Elephant Butte Irrigation District and its constituent agricultural producers here in southern New Mexico, have been watching weather data throughout the winter and spring and applauding news of Colorado’s additional snowstorms. What will this mean for EBID’s surface water allotment? Farmers rely on this early information to plan the crop production cycles that keep us all fed and clothed.
During yesterday’s regularly scheduled board meeting EBID’s board of directors increased last month’s initial surface water allotment of six inches (6”) up to 10 inches (10”) for the 2019 irrigation season. The adjustment is made pending finalization at a May 22nd allocation meeting involving El Paso County Water Improvement District #1, the Bureau of Reclamation, Mexico and EBID.
Dr. Phil King, EBID engineering consultant, provided a water resource update to the District board. Snow accumulation was productive during February and March up in the Rio Grande headwaters, he said, “…and the runoff is just beginning. It’s still looking like a banner year.” He also noted, “This is the clearest drought map we’ve seen since maybe the 1990s…we are expecting further improvement in drought conditions in the 4 Corners area.” Final runoff performance is still unknown as the impact of years of dry watershed conditions may absorb much of the moisture before it makes it to Elephant Butte Reservoir. However, we can be encouraged that the storage level in Elephant Butte Reservoir, which sat at 3% of capacity on October 1, is up to 19% now.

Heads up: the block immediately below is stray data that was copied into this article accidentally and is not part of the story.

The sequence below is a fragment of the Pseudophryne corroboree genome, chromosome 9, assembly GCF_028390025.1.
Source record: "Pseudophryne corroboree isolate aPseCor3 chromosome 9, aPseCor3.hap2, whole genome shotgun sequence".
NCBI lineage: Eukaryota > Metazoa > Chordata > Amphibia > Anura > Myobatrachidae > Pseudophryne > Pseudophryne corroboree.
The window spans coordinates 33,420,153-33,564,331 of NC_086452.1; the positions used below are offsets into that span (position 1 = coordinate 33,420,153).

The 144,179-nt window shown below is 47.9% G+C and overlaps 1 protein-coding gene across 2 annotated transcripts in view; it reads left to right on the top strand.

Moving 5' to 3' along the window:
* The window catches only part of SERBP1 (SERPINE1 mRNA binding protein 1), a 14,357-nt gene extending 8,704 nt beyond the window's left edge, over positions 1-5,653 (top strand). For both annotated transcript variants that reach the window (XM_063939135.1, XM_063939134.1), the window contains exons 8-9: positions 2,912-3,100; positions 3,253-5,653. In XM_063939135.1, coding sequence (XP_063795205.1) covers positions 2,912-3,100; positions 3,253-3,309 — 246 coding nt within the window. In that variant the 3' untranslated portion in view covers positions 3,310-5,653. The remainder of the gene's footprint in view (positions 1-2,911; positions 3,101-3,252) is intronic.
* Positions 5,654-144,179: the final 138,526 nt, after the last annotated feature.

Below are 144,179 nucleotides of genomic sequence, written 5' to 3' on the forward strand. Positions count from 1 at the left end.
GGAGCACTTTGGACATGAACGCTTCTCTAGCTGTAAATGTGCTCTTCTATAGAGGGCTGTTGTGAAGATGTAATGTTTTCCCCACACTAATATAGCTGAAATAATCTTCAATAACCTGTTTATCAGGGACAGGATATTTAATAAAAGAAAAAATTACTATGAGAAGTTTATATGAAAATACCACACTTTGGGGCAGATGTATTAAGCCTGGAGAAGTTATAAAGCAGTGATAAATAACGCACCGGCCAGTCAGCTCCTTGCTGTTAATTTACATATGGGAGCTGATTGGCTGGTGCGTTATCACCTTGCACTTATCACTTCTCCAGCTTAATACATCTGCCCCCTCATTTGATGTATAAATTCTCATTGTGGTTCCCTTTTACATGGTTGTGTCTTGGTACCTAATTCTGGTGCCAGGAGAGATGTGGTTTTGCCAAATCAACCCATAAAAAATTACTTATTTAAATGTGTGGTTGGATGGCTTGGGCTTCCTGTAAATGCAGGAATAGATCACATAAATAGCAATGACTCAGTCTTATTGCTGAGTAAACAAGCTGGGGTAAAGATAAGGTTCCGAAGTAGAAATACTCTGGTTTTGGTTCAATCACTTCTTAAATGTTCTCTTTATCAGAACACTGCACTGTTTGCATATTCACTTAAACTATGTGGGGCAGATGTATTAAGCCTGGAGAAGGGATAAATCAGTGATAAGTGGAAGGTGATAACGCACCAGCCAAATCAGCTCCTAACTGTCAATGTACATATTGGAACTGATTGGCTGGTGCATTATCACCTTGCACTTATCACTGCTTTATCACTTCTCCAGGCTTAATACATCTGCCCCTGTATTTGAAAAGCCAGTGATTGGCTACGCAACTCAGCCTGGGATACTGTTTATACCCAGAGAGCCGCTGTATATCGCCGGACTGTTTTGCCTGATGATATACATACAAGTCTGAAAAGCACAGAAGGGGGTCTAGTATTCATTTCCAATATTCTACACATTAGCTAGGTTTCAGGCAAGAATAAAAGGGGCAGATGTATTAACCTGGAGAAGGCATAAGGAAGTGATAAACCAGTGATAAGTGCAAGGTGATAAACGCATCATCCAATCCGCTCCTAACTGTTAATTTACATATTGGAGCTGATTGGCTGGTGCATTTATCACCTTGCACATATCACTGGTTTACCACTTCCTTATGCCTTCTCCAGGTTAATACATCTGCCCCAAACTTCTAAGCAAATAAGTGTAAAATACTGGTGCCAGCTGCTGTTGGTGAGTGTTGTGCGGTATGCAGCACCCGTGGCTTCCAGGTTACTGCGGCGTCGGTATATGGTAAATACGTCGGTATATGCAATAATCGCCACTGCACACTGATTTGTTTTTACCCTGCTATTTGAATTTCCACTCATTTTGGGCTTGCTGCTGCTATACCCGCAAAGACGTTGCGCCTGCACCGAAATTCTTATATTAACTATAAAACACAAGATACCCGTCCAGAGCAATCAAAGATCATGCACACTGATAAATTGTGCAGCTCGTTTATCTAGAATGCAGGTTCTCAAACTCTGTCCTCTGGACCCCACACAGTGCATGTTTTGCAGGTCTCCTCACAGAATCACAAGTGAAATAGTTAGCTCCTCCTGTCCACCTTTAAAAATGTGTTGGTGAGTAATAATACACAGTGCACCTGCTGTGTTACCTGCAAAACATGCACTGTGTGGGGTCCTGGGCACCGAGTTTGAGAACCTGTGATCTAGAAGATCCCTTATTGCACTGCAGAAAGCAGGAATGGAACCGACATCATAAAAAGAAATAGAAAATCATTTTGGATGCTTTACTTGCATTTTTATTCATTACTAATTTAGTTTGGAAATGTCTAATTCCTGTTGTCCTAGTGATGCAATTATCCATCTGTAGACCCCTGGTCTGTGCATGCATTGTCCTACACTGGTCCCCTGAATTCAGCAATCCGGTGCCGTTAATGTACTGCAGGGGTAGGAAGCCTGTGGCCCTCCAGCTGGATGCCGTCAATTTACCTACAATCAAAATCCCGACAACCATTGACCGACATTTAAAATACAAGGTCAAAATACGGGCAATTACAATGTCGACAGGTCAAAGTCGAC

The release date remains the same at the end of May with diversions to begin on or about June 1. Irrigation Systems Director James Narvaez says EBID’s Water Records Office will begin taking orders on May 20. The District board has set the Flat Rate (Small Tract) Irrigation Weekend for June 8-9.
“The end of the year allotment will likely be limited by the late start of the season,” King says. Ag producers are already planning accordingly as they balance the water requirements of their crops, determine irrigation schedules and decide whether they must use groundwater or surface water sources. King says “It’s in everyone’s best interest to get as much surface water as possible out there” as this helps improve groundwater aquifer health.
EBID continually monitors winter snowpack and subsequent runoff, making adjustments to water management plans as needed throughout the season. Please refer to the EBID website www.ebid-nm.org for important updates on the Irrigation Season. You can also follow us on FaceBook for additional information.